Henry Jock Walker, Open Road Painting, acrylic on HiAce. Commissioned as part of the Kickstart program for the Next Wave Festival, 2014. Photo: Che Choreley


I’m increasingly mindful of the degree to which geography, distance and weather have moulded my sensory palate, my imagination and expectations. The island continent has not been mere background. Landscape has entered a kind of force upon me that is every bit as geological as family.

Tim Winton, Island Home: A Landscape Memoir

Che Chorley’s photo of artist Henry Jock Walker bolting down the road in his mobile studio for Open Road Painting (acrylic on HiAce) was hard to pass by as the cover photo for this issue. This is the art life as the good life, the artist as journeyman, adventurer and surfer driving from coast to coast. Larrikin, with the hand wave, like a character in a Tim Winton novel, Henry’s painting workshops and collaborations with local artists and communities regularly culminate in group activities as mass paint actions. And, when fortunate enough to be invited into local surf grounds, a good part of the action takes place atop a wave.

As demonstrated by the work of many of the artists and projects profiled in this issue, the connection to the land and environment has become increasingly important. Viewed more broadly, it is a relationship that we as Australians are increasingly compelled to peg as primary in status, a significant commitment that might be described as symbiotic if not filial (Tim Winton again). We have managed this one badly, and there is much work to do.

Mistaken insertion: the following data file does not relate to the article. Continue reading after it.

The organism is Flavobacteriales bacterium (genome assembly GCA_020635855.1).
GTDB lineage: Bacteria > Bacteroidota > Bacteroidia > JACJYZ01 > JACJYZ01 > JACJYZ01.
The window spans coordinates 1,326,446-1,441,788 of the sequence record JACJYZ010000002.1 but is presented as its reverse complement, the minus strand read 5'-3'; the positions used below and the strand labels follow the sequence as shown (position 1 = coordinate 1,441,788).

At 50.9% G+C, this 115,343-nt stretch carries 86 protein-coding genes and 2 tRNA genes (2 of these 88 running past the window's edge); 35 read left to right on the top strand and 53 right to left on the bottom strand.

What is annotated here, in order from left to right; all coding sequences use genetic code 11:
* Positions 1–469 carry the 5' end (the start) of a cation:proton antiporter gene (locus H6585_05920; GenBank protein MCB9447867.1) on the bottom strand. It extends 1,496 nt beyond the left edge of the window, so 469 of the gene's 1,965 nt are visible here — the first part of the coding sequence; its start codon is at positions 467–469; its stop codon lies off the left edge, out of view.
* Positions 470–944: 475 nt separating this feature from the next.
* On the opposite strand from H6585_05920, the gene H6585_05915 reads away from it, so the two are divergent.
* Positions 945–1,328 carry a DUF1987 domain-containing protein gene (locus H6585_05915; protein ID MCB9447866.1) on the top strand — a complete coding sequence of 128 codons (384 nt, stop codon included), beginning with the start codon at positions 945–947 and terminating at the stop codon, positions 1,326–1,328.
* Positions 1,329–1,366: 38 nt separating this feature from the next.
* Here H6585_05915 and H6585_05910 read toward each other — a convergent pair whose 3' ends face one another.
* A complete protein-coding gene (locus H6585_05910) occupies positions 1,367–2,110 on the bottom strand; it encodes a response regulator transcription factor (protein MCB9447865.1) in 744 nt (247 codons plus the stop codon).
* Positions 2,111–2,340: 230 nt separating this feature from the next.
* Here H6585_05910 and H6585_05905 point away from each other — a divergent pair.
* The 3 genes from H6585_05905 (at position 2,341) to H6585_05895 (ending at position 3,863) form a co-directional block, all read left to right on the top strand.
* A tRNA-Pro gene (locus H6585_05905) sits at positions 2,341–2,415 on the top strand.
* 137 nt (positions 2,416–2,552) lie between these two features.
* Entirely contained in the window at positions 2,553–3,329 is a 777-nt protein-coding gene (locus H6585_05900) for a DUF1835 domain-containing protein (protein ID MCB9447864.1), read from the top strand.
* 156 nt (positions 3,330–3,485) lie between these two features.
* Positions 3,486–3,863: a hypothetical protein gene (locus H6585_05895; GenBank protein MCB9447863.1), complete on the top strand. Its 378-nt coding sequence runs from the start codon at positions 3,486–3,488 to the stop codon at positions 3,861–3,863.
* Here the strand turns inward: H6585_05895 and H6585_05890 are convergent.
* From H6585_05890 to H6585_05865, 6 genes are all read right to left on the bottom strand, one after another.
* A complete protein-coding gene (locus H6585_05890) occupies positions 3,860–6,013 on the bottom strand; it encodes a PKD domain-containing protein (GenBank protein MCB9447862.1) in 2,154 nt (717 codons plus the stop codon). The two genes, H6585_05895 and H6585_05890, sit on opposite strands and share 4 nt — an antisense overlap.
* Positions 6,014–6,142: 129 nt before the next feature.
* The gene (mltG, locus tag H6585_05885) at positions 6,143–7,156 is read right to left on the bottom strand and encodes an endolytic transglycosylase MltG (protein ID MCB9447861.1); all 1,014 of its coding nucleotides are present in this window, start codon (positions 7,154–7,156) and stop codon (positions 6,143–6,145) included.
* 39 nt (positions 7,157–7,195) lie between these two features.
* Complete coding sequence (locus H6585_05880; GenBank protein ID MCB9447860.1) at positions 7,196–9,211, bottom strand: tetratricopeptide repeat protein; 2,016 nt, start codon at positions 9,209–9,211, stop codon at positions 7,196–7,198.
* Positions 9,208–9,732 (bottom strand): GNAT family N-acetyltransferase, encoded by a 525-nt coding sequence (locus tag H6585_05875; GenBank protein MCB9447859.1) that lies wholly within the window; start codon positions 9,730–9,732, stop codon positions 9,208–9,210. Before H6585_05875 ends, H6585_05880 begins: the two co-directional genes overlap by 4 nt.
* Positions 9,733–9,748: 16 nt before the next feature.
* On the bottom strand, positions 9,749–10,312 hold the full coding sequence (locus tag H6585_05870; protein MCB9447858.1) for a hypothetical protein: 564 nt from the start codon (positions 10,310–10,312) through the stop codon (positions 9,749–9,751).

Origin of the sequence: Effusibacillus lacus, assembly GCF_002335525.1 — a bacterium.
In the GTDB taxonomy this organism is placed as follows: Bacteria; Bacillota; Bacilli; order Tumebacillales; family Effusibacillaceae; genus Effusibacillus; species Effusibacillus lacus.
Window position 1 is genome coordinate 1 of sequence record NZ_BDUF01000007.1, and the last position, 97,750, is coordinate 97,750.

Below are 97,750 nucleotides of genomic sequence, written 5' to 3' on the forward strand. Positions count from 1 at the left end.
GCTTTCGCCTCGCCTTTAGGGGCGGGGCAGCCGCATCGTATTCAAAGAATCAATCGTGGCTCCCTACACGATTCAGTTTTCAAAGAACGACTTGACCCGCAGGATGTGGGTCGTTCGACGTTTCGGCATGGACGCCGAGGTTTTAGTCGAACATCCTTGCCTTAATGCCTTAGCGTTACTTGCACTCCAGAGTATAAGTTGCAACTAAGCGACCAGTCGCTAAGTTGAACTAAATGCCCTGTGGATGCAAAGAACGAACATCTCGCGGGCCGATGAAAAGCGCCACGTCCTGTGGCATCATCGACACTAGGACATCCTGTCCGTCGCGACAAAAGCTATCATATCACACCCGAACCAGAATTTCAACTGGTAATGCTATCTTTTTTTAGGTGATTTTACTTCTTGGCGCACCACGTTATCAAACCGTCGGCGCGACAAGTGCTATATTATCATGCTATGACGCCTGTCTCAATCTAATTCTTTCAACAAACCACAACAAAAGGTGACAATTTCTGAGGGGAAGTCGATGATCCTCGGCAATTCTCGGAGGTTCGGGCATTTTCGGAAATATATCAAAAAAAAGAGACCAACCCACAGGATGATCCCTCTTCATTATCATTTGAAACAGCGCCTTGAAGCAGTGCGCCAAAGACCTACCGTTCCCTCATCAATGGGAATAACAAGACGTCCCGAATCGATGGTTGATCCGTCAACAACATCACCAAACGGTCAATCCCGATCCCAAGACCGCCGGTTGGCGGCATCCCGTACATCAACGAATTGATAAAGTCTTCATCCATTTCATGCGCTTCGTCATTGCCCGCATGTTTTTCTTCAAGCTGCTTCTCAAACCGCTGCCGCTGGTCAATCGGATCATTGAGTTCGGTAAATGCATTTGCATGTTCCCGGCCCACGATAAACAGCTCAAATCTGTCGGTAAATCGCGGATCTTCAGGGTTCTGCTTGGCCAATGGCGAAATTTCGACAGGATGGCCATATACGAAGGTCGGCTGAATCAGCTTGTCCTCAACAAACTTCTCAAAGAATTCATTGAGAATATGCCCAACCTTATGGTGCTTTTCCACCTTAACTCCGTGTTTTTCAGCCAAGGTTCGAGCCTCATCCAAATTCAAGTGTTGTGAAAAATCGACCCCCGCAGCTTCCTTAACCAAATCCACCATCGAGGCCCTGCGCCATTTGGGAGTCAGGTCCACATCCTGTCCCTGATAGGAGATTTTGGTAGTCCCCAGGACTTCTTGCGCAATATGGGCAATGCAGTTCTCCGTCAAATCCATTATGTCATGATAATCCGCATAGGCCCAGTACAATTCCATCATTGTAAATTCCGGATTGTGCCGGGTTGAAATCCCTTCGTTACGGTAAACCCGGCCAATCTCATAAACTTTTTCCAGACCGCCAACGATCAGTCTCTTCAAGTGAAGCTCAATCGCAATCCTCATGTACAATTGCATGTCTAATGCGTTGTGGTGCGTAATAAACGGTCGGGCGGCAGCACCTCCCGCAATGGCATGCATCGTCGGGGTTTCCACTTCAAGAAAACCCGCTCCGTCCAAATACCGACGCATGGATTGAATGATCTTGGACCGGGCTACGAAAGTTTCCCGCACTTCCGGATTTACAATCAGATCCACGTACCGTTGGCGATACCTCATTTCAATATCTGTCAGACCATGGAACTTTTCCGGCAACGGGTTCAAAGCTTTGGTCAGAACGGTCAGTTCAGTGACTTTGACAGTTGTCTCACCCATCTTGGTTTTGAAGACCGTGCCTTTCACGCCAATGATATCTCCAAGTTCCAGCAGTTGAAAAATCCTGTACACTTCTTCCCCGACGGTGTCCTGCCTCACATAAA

Henry Jock Walker, Sunset Strip, a collaboration with Andrew Treloar between Broome and Ardyaloon (One Arm Point), 2013. This was the end of a very exciting day making, sharing and learning with Bardi Jawi People in Ardyaloon (One Arm Point). Photo: Henry Jock Walker

As Ann Finegan proposes in her essay “Solastalgia and its cure”, art has a restorative role to play in this defining relationship. Solastalgia (a term coined by Glenn Albrecht) has come to signify the distress caused by environmental damage. In the two hundred years since European settlement in Australia, mass clearings of the landscape (along with the ruthless eviction of its more knowledgeable original inhabitants), inappropriate farming practices, intensive mining and extraction of primary resources and reliance on fossil-fuel, has led us to the predicament of wastelands, warming, extreme weather, species decline, among other tragedies of global geopolitics.

Amid the wave of intense writing, thinking and activism coming from our cities and regions, artists across Australia are responding to the challenge, and in the process redefining ideas of practice as land art, expanded forms of landscape art, “eco” and environmental arts. Of course, none of these terms truly nail the more relational, connective, intensively philosophical and practical thinking that drives the rich ferment of practices and ideas across these pages.